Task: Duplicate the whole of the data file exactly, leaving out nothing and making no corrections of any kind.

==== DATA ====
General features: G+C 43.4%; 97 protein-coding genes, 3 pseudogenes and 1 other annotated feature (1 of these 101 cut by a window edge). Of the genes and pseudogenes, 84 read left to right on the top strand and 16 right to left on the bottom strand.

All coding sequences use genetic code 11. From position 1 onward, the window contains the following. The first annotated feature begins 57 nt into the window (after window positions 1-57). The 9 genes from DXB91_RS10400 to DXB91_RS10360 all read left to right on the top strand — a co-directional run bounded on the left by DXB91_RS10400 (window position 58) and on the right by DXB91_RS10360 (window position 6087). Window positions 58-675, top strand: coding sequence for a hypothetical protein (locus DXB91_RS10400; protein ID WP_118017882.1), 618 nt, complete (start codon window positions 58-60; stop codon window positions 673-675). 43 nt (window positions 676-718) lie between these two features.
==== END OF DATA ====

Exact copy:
General features: G+C 43.4%; 97 protein-coding genes, 3 pseudogenes and 1 other annotated feature (1 of these 101 cut by a window edge). Of the genes and pseudogenes, 84 read left to right on the top strand and 16 right to left on the bottom strand.

All coding sequences use genetic code 11. From position 1 onward, the window contains the following. The first annotated feature begins 57 nt into the window (after window positions 1-57). The 9 genes from DXB91_RS10400 to DXB91_RS10360 all read left to right on the top strand — a co-directional run bounded on the left by DXB91_RS10400 (window position 58) and on the right by DXB91_RS10360 (window position 6087). Window positions 58-675, top strand: coding sequence for a hypothetical protein (locus DXB91_RS10400; protein ID WP_118017882.1), 618 nt, complete (start codon window positions 58-60; stop codon window positions 673-675). 43 nt (window positions 676-718) lie between these two features.